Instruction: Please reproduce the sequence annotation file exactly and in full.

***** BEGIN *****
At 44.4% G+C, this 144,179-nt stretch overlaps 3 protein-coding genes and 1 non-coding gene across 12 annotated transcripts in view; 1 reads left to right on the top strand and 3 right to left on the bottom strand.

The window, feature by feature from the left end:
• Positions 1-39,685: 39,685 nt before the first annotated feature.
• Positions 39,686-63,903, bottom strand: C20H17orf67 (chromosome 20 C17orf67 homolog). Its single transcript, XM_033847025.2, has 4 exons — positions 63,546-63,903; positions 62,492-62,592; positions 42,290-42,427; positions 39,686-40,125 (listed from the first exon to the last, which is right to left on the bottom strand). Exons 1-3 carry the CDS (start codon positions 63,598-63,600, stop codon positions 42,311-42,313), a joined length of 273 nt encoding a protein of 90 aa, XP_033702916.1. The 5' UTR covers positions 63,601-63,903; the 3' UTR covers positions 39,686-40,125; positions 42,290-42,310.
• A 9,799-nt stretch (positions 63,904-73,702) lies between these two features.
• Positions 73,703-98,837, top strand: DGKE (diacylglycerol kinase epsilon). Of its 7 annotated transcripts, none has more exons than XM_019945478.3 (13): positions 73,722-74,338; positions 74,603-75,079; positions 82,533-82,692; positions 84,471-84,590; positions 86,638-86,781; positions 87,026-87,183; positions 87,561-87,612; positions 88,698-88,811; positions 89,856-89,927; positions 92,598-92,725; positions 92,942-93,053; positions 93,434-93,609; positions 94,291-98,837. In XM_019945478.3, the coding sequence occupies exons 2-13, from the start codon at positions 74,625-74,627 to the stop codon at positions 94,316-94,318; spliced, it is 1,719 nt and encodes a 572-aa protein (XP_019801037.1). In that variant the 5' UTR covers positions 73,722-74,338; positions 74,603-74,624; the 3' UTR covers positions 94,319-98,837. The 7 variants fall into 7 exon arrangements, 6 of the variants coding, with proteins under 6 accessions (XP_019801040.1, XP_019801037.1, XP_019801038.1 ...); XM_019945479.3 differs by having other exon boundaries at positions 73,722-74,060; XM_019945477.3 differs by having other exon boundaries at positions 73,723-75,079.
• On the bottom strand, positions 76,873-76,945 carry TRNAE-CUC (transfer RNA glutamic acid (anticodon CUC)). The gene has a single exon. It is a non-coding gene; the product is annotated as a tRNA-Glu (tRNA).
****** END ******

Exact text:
At 44.4% G+C, this 144,179-nt stretch overlaps 3 protein-coding genes and 1 non-coding gene across 12 annotated transcripts in view; 1 reads left to right on the top strand and 3 right to left on the bottom strand.

The window, feature by feature from the left end:
• Positions 1-39,685: 39,685 nt before the first annotated feature.
• Positions 39,686-63,903, bottom strand: C20H17orf67 (chromosome 20 C17orf67 homolog). Its single transcript, XM_033847025.2, has 4 exons — positions 63,546-63,903; positions 62,492-62,592; positions 42,290-42,427; positions 39,686-40,125 (listed from the first exon to the last, which is right to left on the bottom strand). Exons 1-3 carry the CDS (start codon positions 63,598-63,600, stop codon positions 42,311-42,313), a joined length of 273 nt encoding a protein of 90 aa, XP_033702916.1. The 5' UTR covers positions 63,601-63,903; the 3' UTR covers positions 39,686-40,125; positions 42,290-42,310.
• A 9,799-nt stretch (positions 63,904-73,702) lies between these two features.
• Positions 73,703-98,837, top strand: DGKE (diacylglycerol kinase epsilon). Of its 7 annotated transcripts, none has more exons than XM_019945478.3 (13): positions 73,722-74,338; positions 74,603-75,079; positions 82,533-82,692; positions 84,471-84,590; positions 86,638-86,781; positions 87,026-87,183; positions 87,561-87,612; positions 88,698-88,811; positions 89,856-89,927; positions 92,598-92,725; positions 92,942-93,053; positions 93,434-93,609; positions 94,291-98,837. In XM_019945478.3, the coding sequence occupies exons 2-13, from the start codon at positions 74,625-74,627 to the stop codon at positions 94,316-94,318; spliced, it is 1,719 nt and encodes a 572-aa protein (XP_019801037.1). In that variant the 5' UTR covers positions 73,722-74,338; positions 74,603-74,624; the 3' UTR covers positions 94,319-98,837. The 7 variants fall into 7 exon arrangements, 6 of the variants coding, with proteins under 6 accessions (XP_019801040.1, XP_019801037.1, XP_019801038.1 ...); XM_019945479.3 differs by having other exon boundaries at positions 73,722-74,060; XM_019945477.3 differs by having other exon boundaries at positions 73,723-75,079.
• On the bottom strand, positions 76,873-76,945 carry TRNAE-CUC (transfer RNA glutamic acid (anticodon CUC)). The gene has a single exon. It is a non-coding gene; the product is annotated as a tRNA-Glu (tRNA).